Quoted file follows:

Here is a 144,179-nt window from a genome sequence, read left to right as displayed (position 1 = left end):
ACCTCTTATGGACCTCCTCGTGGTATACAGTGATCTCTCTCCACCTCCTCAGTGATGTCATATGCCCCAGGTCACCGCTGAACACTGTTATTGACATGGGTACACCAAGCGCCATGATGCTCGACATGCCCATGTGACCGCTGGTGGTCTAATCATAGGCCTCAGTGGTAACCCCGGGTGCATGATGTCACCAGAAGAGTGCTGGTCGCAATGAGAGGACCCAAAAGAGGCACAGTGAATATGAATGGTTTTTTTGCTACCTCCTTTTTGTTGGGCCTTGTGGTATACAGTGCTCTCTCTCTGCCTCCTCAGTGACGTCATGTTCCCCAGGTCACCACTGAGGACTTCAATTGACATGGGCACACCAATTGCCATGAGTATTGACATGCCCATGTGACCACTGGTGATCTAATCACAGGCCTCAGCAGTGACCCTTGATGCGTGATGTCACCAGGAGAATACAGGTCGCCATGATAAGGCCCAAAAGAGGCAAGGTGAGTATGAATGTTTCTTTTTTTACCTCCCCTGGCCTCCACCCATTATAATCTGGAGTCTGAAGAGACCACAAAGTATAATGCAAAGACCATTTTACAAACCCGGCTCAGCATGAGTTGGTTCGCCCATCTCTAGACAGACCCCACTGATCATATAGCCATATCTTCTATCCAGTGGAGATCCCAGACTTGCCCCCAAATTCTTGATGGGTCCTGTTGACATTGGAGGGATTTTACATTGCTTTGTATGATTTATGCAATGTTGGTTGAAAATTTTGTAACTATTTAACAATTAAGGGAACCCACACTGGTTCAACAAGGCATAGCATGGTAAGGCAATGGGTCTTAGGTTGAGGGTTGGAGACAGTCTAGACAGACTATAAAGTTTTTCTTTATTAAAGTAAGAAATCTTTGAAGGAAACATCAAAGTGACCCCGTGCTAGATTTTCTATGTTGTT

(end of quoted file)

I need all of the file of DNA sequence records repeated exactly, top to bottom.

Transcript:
Here is a 144,179-nt window from a genome sequence, read left to right as displayed (position 1 = left end):
ACCTCTTATGGACCTCCTCGTGGTATACAGTGATCTCTCTCCACCTCCTCAGTGATGTCATATGCCCCAGGTCACCGCTGAACACTGTTATTGACATGGGTACACCAAGCGCCATGATGCTCGACATGCCCATGTGACCGCTGGTGGTCTAATCATAGGCCTCAGTGGTAACCCCGGGTGCATGATGTCACCAGAAGAGTGCTGGTCGCAATGAGAGGACCCAAAAGAGGCACAGTGAATATGAATGGTTTTTTTGCTACCTCCTTTTTGTTGGGCCTTGTGGTATACAGTGCTCTCTCTCTGCCTCCTCAGTGACGTCATGTTCCCCAGGTCACCACTGAGGACTTCAATTGACATGGGCACACCAATTGCCATGAGTATTGACATGCCCATGTGACCACTGGTGATCTAATCACAGGCCTCAGCAGTGACCCTTGATGCGTGATGTCACCAGGAGAATACAGGTCGCCATGATAAGGCCCAAAAGAGGCAAGGTGAGTATGAATGTTTCTTTTTTTACCTCCCCTGGCCTCCACCCATTATAATCTGGAGTCTGAAGAGACCACAAAGTATAATGCAAAGACCATTTTACAAACCCGGCTCAGCATGAGTTGGTTCGCCCATCTCTAGACAGACCCCACTGATCATATAGCCATATCTTCTATCCAGTGGAGATCCCAGACTTGCCCCCAAATTCTTGATGGGTCCTGTTGACATTGGAGGGATTTTACATTGCTTTGTATGATTTATGCAATGTTGGTTGAAAATTTTGTAACTATTTAACAATTAAGGGAACCCACACTGGTTCAACAAGGCATAGCATGGTAAGGCAATGGGTCTTAGGTTGAGGGTTGGAGACAGTCTAGACAGACTATAAAGTTTTTCTTTATTAAAGTAAGAAATCTTTGAAGGAAACATCAAAGTGACCCCGTGCTAGATTTTCTATGTTGTT